Harrell disputed the criticism that his philanthropic push to fund supportive housing and homelessness services amounted to a GoFundMe proposal as one of his opponents, Andrew Grant Houston, quipped. On one hand, GoFundMe-style crowdsourcing can be very effective, he argued, pointing to the story of Two Brick Rick from Garfield High School, whose funeral expenses were paid by a successful GoFundMe campaign that also raised enough money to establish a scholarship in his name. Harrell said he wants to aggressively “tap into” the wealth of the region and mobilize corporate workforces to aid in the charitable work.

On the other hand, Harrell was open to new revenue sources to pay for supportive housing and homelessness services, he said, and saw his dynamic nonprofit partnership plan as supplemental rather than a replacement for additional government investment.

Harrell has backed Compassion Seattle’s Charter Amendment that would require the city to produce 2,000 units of emergency and permanent supportive housing in the next two years, after which point the City would be obligated to “keep City parks, playgrounds, sports fields, public spaces and sidewalks and streets remain open and clear of encampments.”

“I don’t use the term sweeps for two reasons,” Harrell said. “Number one: it connotates a degradation of the person that you’re trying to deal with, in this case an unsheltered person. Number two: it means different things to different people. I’d lead with Housing First. I’m opposed to arbitrary and random sweeps moving a person, a homeless person, from one place to another.”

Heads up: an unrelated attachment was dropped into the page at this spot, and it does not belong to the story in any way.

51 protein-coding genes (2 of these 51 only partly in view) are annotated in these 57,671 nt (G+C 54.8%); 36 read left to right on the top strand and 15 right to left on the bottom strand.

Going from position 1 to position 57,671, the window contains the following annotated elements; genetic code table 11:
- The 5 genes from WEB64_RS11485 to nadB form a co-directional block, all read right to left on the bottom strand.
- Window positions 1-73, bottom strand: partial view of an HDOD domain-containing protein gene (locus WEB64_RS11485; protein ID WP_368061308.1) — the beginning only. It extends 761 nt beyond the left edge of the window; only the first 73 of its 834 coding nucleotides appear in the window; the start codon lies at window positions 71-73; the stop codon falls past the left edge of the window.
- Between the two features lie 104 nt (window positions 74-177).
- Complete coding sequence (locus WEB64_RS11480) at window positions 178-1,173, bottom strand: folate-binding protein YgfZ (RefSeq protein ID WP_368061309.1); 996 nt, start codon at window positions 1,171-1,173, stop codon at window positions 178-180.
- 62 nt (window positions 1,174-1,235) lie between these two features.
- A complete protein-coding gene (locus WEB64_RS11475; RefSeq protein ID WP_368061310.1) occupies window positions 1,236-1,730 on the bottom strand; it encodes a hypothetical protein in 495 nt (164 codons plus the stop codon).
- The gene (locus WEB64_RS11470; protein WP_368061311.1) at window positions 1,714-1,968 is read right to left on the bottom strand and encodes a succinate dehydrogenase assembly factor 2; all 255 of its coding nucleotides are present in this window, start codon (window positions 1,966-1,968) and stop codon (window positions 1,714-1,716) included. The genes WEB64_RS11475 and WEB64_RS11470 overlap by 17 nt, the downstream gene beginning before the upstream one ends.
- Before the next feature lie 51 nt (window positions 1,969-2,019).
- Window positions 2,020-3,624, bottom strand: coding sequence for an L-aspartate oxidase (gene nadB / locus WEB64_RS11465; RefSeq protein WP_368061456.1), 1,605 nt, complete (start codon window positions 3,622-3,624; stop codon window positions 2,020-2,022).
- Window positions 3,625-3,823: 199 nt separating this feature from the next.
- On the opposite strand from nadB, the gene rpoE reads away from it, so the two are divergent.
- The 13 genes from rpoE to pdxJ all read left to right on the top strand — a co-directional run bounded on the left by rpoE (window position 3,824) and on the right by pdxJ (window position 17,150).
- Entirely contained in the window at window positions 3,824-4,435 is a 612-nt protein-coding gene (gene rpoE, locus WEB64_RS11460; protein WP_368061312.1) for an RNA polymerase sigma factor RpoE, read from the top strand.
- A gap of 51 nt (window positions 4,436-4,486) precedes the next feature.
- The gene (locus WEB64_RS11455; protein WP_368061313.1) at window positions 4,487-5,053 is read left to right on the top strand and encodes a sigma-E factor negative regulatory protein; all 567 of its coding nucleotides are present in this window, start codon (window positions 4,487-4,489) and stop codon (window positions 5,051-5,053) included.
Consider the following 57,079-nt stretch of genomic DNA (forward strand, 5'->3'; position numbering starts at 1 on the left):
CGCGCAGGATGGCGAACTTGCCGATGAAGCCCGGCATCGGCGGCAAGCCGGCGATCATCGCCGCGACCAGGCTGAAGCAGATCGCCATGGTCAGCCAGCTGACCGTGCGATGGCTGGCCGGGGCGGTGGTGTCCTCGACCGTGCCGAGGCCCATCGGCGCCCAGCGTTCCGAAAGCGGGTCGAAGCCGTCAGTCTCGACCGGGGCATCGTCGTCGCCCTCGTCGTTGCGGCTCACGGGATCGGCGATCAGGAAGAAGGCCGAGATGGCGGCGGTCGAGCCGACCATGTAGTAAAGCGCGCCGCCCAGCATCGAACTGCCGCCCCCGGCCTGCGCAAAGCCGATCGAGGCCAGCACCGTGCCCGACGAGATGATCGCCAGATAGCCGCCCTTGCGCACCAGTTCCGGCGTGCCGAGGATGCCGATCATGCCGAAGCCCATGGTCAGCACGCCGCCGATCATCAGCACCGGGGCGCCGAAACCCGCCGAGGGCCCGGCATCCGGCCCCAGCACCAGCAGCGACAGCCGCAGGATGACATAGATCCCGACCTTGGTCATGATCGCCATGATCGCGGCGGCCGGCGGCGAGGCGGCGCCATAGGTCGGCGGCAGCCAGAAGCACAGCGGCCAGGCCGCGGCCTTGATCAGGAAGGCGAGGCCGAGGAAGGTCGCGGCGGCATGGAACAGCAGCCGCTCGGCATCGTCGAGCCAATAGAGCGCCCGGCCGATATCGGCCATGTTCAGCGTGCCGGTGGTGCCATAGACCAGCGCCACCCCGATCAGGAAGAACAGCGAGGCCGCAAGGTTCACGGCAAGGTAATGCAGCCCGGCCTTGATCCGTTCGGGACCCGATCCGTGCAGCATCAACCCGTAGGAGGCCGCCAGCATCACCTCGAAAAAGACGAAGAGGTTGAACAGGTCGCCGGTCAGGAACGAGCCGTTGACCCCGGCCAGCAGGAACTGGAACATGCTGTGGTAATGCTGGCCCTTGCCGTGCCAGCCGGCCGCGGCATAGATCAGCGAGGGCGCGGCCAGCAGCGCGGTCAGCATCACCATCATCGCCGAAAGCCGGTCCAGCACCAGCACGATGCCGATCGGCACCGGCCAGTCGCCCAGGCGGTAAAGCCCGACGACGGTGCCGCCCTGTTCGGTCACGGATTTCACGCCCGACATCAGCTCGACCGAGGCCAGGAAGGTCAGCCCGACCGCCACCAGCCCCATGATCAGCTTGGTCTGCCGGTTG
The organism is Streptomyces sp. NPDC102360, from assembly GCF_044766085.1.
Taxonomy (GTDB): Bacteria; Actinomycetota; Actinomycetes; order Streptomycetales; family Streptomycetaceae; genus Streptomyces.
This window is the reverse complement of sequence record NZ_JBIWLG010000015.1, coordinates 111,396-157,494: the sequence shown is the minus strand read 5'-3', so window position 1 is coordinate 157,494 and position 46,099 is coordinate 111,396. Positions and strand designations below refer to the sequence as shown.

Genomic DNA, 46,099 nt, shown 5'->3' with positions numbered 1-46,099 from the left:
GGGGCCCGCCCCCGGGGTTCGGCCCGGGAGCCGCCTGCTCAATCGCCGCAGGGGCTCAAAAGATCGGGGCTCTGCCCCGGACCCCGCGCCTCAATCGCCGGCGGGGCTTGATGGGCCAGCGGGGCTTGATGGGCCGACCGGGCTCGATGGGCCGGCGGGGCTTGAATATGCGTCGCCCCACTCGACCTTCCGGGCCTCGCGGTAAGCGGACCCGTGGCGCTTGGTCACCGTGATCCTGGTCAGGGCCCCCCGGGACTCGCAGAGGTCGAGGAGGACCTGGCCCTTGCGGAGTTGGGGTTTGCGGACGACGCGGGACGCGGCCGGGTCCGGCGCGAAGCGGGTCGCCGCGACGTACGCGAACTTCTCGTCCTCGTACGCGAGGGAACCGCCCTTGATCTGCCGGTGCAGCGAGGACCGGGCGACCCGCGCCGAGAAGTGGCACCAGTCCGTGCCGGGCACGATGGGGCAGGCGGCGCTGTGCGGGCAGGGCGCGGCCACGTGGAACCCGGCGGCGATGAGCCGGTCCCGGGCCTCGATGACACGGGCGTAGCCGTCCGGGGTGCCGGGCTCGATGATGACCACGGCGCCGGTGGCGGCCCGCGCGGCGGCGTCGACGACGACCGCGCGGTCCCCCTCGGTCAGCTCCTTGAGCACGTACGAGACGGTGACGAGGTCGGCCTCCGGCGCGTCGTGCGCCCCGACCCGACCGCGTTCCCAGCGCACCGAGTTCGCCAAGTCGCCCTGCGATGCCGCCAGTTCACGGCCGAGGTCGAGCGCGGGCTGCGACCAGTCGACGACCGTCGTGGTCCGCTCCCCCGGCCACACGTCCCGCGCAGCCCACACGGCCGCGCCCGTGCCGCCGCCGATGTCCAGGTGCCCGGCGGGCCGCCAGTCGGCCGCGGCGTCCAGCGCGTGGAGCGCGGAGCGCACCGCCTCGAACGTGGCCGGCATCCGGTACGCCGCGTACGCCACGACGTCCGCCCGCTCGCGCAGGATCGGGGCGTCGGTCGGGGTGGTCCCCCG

While Bruce Harrell may not like the term “sweeps,” his support of Compassion Seattle (backed as it is by proponents of sweeps) suggests he’s not opposed to the concept when push comes to shove. Like Hansel following a trail of breadcrumbs, the data could lead him anywhere.

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Doug Trumm is publisher of The Urbanist. An Urbanist writer since 2015, he dreams of pedestrianizing streets, blanketing the city in bus lanes, and unleashing a mass timber building spree to end the affordable housing shortage and avert our coming climate catastrophe. He graduated from the Evans School of Public Policy and Governance at the University of Washington in 2019. He lives in East Fremont and loves to explore the city on his bike.